But because I go to a university that costs $42K/year, I live at home with my parents, I no longer participate in Catholicism, and I don't have a guaranteed job after graduation, I'm lazy. I'm not only lazy, I'm depending on hand-outs from the government (student loans. Wait, what about those $600/mo checks from the government? INTERESTING POINT,STEVIE. You're welcome, Stevie.), expecting that my parents will let me free-load off them until I'm 40 (at least), never get a "real" job (and not that silly public-service archaeology job, for which there is a high demand after the 2009 mandates on state- or federally-funded construction projects, but a job where you go to an office everyday, have a boss, do work, and come home to your family), and never feel the satisfaction of "hard work."
His work ethic is astounding; he's willing to work whenever, wherever, and however. He's not a "yes man," he IS the man. During this same conversation, he asked me, "why do you think people these days eat Tofu and still get heart disease, but our parents and grandparents smoked and drank every day and lived to be 90?"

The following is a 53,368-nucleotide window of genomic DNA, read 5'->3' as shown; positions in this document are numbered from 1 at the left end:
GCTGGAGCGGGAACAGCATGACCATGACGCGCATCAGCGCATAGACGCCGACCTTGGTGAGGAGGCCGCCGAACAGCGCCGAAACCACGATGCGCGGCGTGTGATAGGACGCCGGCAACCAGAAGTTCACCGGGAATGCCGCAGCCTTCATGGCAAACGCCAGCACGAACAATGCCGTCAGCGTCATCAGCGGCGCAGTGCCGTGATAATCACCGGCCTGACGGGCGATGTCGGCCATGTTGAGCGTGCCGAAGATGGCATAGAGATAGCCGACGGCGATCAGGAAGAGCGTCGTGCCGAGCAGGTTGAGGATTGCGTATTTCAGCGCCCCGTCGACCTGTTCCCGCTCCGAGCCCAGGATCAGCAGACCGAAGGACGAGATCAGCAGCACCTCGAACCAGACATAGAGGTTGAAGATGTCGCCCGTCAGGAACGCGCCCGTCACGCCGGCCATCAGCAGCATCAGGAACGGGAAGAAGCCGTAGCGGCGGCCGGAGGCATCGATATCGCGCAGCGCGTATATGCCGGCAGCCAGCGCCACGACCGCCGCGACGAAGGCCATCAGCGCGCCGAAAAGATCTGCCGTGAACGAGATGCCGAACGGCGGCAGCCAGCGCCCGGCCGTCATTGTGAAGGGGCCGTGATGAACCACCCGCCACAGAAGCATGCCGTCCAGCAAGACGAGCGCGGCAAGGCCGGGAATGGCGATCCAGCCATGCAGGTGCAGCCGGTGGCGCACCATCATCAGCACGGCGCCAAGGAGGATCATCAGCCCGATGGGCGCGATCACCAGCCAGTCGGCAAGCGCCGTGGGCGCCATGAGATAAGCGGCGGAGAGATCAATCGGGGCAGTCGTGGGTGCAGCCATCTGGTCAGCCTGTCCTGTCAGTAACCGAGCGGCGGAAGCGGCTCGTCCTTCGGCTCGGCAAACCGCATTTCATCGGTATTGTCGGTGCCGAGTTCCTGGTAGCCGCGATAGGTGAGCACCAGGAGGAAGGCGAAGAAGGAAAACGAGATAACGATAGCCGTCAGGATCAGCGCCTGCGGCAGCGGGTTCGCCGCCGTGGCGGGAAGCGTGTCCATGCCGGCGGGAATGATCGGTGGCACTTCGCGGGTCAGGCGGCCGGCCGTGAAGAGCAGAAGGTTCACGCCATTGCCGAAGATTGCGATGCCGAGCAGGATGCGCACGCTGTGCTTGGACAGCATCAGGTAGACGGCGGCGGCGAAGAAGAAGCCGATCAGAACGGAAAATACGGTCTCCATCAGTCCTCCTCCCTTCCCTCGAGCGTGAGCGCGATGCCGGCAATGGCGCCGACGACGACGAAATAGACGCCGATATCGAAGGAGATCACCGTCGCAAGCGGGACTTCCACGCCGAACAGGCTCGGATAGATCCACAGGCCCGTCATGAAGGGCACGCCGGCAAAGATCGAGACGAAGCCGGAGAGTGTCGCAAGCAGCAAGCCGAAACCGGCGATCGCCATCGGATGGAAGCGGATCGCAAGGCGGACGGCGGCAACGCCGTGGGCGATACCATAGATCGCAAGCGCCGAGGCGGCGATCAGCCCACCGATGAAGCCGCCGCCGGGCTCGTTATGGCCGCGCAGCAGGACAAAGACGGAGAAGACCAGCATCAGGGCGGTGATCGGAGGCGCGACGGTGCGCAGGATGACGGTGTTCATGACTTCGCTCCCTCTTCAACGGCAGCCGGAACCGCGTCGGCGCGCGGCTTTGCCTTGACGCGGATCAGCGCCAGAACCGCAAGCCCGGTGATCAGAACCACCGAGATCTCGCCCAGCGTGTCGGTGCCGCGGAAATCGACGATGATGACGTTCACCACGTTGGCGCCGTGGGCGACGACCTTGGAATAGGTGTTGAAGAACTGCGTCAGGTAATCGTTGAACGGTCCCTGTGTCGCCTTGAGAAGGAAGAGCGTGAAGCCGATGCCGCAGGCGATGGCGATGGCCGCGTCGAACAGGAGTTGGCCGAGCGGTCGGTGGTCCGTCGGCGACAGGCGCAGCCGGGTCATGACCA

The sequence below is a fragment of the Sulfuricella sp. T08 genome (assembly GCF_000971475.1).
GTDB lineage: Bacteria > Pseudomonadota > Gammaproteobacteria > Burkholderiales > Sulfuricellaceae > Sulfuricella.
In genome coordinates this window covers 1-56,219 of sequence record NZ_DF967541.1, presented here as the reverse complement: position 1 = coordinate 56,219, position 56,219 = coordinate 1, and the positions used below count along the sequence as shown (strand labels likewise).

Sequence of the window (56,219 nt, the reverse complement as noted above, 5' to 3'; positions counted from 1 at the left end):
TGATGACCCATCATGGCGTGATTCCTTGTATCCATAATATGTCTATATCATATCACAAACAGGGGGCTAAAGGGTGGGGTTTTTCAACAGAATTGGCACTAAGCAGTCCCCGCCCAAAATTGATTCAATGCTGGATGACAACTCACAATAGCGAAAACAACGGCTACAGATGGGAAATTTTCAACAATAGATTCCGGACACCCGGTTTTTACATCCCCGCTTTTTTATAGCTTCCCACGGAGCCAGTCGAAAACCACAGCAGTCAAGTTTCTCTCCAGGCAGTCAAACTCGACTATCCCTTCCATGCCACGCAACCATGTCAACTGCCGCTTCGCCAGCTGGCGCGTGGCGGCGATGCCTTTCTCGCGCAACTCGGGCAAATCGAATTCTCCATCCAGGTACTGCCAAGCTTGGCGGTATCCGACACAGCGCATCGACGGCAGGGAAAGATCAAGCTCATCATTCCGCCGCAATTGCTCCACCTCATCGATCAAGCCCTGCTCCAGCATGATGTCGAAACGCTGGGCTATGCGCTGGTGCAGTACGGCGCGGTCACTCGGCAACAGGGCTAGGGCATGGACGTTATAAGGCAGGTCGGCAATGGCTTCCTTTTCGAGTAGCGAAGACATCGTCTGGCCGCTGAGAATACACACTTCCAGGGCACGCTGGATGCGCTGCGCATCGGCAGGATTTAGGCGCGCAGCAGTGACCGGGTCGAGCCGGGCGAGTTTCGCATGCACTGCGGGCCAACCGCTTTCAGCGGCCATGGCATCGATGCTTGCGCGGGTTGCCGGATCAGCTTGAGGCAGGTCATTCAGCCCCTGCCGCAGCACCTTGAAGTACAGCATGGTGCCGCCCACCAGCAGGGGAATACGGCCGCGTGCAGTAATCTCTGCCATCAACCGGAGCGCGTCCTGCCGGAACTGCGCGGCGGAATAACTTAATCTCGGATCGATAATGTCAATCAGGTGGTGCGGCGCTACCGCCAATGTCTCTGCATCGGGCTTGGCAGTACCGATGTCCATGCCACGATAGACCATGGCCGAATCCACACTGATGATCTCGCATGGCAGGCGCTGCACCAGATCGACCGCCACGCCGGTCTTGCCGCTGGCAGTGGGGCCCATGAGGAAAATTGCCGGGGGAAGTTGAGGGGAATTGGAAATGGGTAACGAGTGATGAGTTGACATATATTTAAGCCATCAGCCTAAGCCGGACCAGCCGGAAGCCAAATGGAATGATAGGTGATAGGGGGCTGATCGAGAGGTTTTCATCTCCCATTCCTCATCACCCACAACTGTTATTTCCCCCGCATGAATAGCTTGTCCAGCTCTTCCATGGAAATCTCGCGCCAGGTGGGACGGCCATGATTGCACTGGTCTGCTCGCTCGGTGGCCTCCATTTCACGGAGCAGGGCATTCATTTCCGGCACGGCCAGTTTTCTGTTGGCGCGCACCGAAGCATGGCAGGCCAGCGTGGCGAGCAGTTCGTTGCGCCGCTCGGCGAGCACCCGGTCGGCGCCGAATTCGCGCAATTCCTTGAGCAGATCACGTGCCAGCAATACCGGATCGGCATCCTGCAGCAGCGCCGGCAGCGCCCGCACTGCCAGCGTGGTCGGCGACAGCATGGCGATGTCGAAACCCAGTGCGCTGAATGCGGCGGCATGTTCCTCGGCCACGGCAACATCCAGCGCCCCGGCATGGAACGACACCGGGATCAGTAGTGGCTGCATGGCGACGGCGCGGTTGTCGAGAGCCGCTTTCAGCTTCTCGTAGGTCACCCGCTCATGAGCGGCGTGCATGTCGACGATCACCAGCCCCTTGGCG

"NO! They worked hard! They worked and they worked, every day, until the boss said stop!"
"And that made them...happy?"
"Well they were 90, weren't they?"
"But were they 90 and happy? Or were they 90 and miserable?"
Before I let him answer, I came back with, "Sounds like ants." My tone was less-than-enthusiastic. My dad didn't hear it.
"Exactly!" He sounded excited, as if I had just had a major epiphany and he was the bestower of the wisdom that led me there.
"You know what book you should read?" I asked, knowing full well that my dad hasn't read a book in his life, "Anthem, by Ayn Rand. I bet you'd love it. But only read the beginning."
He sensed my sarcasm.
"You know what else?" I continued, "you'd absolutely love Plato's Republic. You seem like a Platonist, to me. I'll go get the book!" at which point my dad gave up.
I see his point.
AM I falling so far behind because I've chosen an illogical, unrealistic path?
I mean, there's no going back now, but I know my dad is thinking to himself, "I can't wait to tell you I told you so."
And even if at the end of it all, just like in The Caucus Race where everybody wins, I DO finish? I'll only get a thimble.